“They are 100% CG,” says Jim Berney, visual effects supervisor at Sony Pictures Imageworks. “There’s Alpha Male, Alpha Female as well as 43 others. … They look like human beings. They are just a little sick in their appearance and odd in their behavior. They are definitely a leap or two beyond the digital double.”
Close-ups of digital creatures were especially challenging, says Berney, particularly one of the film’s final scenes in which an Alpha Man is fighting with Will Smith.
“We motion-captured the movement, but then would go in and key frame the affected type of behavior. It’s a balance between the technology of capturing motion and the incredible amount of talent and artistry brought to life with these animators. (The digital characters) are hairless, the skin is semitransparent, and they are a little jaundiced. You can see through to a slight layer of muscle.”
“Pirates of the Caribbean: At World’s End” (Disney)
Can Captain Jack Sparrow repeat last year’s win and claim Oscar gold for the arsenal of visual effects techniques used in the trilogy’s final installment? “World’s End” offered a number of new challenges — most notably the maelstrom in the final climactic battle — says Industrial Light + Magic’s John Knoll, who served as the film’s visual effects supervisor.
“CG water is extremely difficult to do, especially when you have to do large quantities of it,” Knoll says, explaining that the shot count was much smaller in CG-water-heavy films such as 2000’s “The Perfect Storm” and last year’s “Poseidon.”
“We had to scale up our efforts to do a much larger sequence,” he says. “And it was a daytime sequence, so you can’t rely on shading of nighttime to hide a lot of details. And (because of) the shape of the maelstrom, you saw water at many different scales simultaneously. Typically, when you are doing a flatter ocean, there are a bunch of cheats you can do by putting detail in the foreground … but that’s not really possible when it’s a constant curvature and you see all different scales at the same time.”
In all, the team completed nearly 2,000 visual effects shots, the bulk in only four and a half months, what Knoll says was “the single hardest part of the movie. … There is no time for plan B, and by its nature so much of the work has never been done before.”
“Spider-Man 3” (Sony Pictures)
The second installment in the franchise earned an Oscar for visual effects, and this time visual effects supervisor Scott Stokdyk and his team pushed the bounds of combining character animation and effects animation even further.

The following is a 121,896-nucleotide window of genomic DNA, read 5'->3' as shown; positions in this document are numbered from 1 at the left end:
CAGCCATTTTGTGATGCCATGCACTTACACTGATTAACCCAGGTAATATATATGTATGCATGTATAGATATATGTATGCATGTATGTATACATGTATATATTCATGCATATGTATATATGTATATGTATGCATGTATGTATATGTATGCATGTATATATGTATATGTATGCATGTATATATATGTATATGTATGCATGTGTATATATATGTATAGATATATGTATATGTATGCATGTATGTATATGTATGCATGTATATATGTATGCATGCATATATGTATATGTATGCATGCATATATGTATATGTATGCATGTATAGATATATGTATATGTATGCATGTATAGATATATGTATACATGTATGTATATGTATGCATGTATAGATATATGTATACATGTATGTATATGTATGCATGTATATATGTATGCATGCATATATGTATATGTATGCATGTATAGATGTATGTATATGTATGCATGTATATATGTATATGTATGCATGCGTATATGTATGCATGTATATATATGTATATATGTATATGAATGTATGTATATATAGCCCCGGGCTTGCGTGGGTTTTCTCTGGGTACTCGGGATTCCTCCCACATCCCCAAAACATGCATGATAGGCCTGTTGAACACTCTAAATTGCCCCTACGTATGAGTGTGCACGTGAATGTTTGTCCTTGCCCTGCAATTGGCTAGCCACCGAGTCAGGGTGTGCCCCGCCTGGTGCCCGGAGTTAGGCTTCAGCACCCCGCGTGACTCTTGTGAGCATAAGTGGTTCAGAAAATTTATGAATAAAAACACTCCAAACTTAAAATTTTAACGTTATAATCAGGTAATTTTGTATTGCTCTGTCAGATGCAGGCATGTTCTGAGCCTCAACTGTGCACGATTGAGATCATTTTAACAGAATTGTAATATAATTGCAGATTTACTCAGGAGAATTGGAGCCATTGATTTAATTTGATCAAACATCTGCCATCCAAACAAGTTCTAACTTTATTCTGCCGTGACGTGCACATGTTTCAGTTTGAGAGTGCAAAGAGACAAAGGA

“There’s been a lot of work done in recent years in terms of CG characters and environments,” he says. “The only place you can really go from there is making very interesting virtual content within the frame. To get that, we combined effects work with an underlying emotional performance.”
“There is an emotional core to everything that we do in the visual effects, and in particular the character animation,” says animation supervisor Spencer Cook. “I was very conscious of the choices in the body language that we made in the character animation to convey the thought processes and emotions.”
Stokdyk explains that the project also resulted in two key R&D developments: Sandstorm, an internally developed software that allowed the team to manipulate and control the behavior of sand, from individual grains to hundreds of millions of grains; the second was software to help the character animators to animate the symbiotic goo. “This tool allowed the animators, on a shot-by-shot basis, to create their own character and animate it,” he relates.
As to the challenges of CG sand, Stokdyk explains: “Sometimes it is a solid, and sometimes it behaves like a liquid, sometimes it behaves like a gas, so it undergoes a bunch of different state changes. A lot of research has been done into it because it is such a unique phenomenon.”
While there is no real front-runner, there is certainly some strong admiration for the giant robots in Michael Bay’s blockbuster “Transformers.” But can they transform into Oscar statues?
VFX pros have praised not just the robots, but the way in which they are seamlessly placed into the live action environment.
Industrial Light + Magic visual effects supervisor Scott Farrar attributes the success of the VFX to three key elements.
First, the lighting of the robots and environments. “These are
highly reflective objects, just like a car body,” he explains. “We had to reflect the environments into these guys and then add the dramatic lighting. We worked really hard to get that as real as possible.”
So photo-real lighting and photo-real objects (were critical elements). We had to develop layers of texture, on elements such as a body panel. An artist had to put those layers in to see the light the way a real piece of aluminum would see light.”
Second, the visual effects team aimed to create very athletic robots. “Michael wanted them to be athletic, Ninja-style warriors,” Farrar relates. References were used from movies, new sequences filmed with stunt people, and even the animators themselves.
Lastly, these robots had to give a performance. “There were over 100 (robot) speaking parts, so they had to act, they had to be characters,” Farrar says. “Therefore, the complexity of the faces was driven very high. There were also 100 pieces on Optimus’ face that move to portray emotion.” Farrar estimates that Optimus Prime has a total of 10,108 parts. “He was a very complicated character.”